Treks to the summit of Nyiragongo volcano begin at the Kibati patrol post, which is approximately 30 minutes by car from Goma. The patrol post is less than a one hour drive from the Mikeno Lodge in Rumangabo. Park rangers lead all treks and porters (unaffiliated with the park) are available for hire. The time required to reach the summit depends on the average fitness of each group, but typically takes 4 – 6 hours. Altitude sickness can be an issue for some because the climb begins at 1989m (6,525 ft) and ascends to 3470m (11,382ft) in a short time. Proper hydration is the best way to adapt to the change in altitude. People prone to Acute Mountain Sickness (AMS) should speak to their physicians about taking preventative measures before making the climb. It is possible for fitter people to climb up and descend in one day, but most groups choose to overnight in basic accommodation available at the top (included in the permit fee). Trekkers are advised to bring raincoats and cold weather gear. Rain showers are a common occurrence on the climb up during the rainy season and temperatures at the summit can dip below 0°C/32°F.
Guests staying at the Mikeno lodge can arrange packed meal service for the trip, while those coming with tour groups must supply their own. There is no food service on Nyiragongo. Porters can be hired at the base of the climb to carry loads for $12/day ($24 for the overnight trip). The maximum weight that porters are authorized to carry is 15 kg.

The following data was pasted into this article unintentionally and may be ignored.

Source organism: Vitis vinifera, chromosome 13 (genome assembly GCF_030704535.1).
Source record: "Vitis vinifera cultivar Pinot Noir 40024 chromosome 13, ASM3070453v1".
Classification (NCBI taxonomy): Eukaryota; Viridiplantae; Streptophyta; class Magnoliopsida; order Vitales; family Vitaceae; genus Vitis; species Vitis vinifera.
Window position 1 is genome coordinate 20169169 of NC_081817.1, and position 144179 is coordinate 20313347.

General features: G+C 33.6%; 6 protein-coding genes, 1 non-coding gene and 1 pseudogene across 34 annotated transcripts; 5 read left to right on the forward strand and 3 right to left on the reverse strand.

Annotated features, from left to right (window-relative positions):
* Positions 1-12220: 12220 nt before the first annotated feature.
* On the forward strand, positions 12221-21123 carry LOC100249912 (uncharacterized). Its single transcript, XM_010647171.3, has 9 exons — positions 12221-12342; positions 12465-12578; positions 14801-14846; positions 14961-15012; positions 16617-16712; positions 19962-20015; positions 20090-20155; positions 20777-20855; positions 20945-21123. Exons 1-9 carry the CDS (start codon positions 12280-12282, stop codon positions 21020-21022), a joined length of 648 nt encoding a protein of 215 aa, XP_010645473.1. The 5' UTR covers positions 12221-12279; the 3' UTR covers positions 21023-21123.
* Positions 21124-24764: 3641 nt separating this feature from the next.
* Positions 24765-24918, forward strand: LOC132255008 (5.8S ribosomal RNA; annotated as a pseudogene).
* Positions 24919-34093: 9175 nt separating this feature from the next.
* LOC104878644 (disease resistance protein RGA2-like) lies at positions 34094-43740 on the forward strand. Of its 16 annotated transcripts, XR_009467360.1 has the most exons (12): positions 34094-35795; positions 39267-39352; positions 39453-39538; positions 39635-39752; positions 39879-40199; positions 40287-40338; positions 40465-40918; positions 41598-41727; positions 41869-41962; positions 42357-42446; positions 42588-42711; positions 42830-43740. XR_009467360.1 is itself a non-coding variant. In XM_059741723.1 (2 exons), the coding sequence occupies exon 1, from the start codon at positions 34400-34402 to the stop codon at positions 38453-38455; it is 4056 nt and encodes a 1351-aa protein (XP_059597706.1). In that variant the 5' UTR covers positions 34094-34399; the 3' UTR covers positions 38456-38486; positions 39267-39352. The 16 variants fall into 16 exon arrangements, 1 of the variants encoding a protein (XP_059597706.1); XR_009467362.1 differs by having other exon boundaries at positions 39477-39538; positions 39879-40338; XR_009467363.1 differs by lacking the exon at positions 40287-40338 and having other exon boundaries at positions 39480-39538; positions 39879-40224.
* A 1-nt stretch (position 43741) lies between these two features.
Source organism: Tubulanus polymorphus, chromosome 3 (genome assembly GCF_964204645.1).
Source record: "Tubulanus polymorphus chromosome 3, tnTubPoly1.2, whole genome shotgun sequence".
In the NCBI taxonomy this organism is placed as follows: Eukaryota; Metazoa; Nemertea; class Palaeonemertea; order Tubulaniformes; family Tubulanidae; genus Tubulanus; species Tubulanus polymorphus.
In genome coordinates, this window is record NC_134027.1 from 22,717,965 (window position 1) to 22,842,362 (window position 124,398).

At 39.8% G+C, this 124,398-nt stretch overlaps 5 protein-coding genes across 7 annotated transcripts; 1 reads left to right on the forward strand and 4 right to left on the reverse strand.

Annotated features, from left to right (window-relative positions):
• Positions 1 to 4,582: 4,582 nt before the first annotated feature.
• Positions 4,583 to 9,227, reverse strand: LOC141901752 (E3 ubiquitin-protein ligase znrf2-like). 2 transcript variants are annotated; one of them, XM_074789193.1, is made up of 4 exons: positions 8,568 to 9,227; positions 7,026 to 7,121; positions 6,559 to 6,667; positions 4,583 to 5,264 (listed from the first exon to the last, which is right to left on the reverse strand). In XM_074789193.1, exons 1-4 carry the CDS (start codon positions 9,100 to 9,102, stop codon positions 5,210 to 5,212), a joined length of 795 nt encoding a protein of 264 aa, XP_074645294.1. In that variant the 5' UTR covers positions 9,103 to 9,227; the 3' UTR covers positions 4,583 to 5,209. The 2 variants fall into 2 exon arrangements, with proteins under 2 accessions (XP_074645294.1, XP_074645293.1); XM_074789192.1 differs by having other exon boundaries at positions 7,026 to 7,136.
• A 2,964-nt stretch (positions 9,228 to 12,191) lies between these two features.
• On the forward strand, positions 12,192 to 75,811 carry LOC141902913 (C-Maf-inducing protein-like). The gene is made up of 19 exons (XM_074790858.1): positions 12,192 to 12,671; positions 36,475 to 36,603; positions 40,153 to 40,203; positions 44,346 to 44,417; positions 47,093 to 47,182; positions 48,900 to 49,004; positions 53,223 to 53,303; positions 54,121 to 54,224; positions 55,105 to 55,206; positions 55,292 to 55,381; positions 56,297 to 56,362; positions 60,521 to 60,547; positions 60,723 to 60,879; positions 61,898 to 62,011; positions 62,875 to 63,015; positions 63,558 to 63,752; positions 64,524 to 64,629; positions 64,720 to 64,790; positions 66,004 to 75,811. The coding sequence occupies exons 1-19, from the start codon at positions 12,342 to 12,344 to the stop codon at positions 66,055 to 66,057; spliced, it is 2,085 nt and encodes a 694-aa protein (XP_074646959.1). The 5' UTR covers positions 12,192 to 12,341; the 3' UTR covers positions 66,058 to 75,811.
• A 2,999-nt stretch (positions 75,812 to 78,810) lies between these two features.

Nyiragongo volcano trekking permit and overnight in summit shelter:
Adult [international]: $250
Adult [Congolese]: $90
Child [international]: $125
Child [Congolese]: $25
© Virunga National Park
Virunga National Park also offers spectacular trekking and climbing trips to the Rwenzori mountains in the north of the park. Known also as the “Mountains of the Moon,” the Rwenzoris reach a height of 5,109 m (16,761 ft) and contain the largest glaciers left on the African continent. Those who trek and climb in the Rwenzoris will experience a stunning variety of landscapes, including bamboo forests, alpine meadows, lakes, and snow capped peaks. The flora and fauna of the Rwenzoris is equally diverse. Forest elephant, Okapi, chimpanzees, and numerous bird species make the Rwenzoris their home. The best weather in the Rwenzoris usually happens from January through mid-March and June to late August.
Most people fly into the town of Beni and then take a local taxi to Virunga’s Mutsora ranger station. Flights from Goma can be arranged through local tour operators. Visitors also travel overland to the Rwenzoris by coming through Uganda and crossing into the DR Congo at the Mpondwe/Kasindi border.
The cost of a permit for the Rwenzoris is $232 for both trekkers and climbers. For an additional $116, visitors are welcome to overnight in the huts along the track. At this time, the park is not able to supply gear or food for guests, so please come prepared. Trekkers wanting only to reach the summit hut will need good hiking boots, rain gear, and a warm base layers. Those wanting to climb Margherita Peak or any of the other summits, will need to bring their own climbing hardware, crampons, and ice axes. Bivouc gear is also a good idea. A Virunga ranger accompanies all trekkers and climbers and independent porters are available for hire. Porters negotiate their prices on the spot, but the cost is typically less than a dollar per kilogram with a maximum of 15 kg/porter.
For more information, please email us at firstname.lastname@example.org.
Rwenzori mountains trekking permit:
Adult [international]: $200
Adult [Congolese]: $70